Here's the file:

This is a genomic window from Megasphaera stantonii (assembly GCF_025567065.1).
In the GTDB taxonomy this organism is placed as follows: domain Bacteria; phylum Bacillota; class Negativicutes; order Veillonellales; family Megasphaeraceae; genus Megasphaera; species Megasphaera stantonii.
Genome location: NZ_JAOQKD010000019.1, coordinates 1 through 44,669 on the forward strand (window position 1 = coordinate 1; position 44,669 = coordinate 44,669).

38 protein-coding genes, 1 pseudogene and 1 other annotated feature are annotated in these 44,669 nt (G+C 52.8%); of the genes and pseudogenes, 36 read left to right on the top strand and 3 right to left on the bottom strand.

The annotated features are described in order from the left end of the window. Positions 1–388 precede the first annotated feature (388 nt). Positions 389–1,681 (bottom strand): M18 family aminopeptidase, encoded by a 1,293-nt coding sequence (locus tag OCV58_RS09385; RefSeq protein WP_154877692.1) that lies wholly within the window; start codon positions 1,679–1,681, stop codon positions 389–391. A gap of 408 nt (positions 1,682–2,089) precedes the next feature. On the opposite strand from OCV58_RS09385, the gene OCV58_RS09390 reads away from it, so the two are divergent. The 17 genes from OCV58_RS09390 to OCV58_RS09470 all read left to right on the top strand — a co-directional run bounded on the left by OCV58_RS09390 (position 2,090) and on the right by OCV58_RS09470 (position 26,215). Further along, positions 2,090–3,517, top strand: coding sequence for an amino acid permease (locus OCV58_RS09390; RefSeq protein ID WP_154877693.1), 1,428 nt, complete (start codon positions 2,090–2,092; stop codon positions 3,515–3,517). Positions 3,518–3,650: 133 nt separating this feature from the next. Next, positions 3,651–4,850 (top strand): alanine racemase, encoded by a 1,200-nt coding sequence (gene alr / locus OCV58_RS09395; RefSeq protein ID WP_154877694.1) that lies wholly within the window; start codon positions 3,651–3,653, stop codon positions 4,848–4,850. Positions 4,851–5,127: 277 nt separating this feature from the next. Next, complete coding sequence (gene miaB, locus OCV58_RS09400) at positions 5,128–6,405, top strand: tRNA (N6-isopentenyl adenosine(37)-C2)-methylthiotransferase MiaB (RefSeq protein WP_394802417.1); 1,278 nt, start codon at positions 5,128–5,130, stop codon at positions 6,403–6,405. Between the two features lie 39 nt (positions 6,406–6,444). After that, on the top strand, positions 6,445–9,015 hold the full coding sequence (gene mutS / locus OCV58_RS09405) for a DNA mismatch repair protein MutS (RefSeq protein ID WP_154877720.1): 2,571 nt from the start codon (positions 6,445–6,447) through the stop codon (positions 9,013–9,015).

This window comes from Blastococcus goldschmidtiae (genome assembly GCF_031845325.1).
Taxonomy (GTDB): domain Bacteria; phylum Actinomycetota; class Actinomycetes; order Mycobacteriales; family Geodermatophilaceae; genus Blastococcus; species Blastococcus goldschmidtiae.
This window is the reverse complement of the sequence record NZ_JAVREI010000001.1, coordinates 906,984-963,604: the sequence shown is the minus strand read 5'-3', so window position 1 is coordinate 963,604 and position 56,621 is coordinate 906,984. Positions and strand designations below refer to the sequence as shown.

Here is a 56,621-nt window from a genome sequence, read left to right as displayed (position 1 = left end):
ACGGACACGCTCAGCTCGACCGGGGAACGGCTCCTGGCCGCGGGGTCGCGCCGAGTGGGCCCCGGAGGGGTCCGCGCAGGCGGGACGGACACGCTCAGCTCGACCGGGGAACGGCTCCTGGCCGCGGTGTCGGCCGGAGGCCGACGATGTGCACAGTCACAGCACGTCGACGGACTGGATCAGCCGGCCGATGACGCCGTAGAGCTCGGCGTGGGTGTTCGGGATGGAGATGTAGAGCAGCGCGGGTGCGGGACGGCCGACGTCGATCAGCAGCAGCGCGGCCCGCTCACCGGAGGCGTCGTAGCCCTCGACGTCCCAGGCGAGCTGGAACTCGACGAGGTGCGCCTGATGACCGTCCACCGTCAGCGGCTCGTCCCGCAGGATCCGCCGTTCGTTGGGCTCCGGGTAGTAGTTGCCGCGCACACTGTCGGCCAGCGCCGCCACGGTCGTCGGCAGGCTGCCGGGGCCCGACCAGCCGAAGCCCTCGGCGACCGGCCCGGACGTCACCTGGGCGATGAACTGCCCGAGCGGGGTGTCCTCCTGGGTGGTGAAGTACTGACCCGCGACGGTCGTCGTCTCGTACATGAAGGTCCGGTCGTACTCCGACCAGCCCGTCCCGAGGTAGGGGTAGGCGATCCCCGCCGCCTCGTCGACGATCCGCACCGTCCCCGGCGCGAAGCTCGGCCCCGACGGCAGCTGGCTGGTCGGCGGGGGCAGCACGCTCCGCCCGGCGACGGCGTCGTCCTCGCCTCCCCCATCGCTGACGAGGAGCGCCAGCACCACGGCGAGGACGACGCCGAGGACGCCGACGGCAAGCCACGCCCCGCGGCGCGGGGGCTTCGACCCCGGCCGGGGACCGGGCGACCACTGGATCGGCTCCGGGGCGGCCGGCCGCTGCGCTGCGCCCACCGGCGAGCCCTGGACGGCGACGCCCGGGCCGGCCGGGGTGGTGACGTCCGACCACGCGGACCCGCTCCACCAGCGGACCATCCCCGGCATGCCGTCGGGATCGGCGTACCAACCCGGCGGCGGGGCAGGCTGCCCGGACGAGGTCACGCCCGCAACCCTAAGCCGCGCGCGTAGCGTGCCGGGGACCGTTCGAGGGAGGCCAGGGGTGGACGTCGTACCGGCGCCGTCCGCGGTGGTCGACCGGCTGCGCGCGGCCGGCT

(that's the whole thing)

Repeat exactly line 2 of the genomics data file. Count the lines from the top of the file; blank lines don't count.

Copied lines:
In the GTDB taxonomy this organism is placed as follows: domain Bacteria; phylum Bacillota; class Negativicutes; order Veillonellales; family Megasphaeraceae; genus Megasphaera; species Megasphaera stantonii.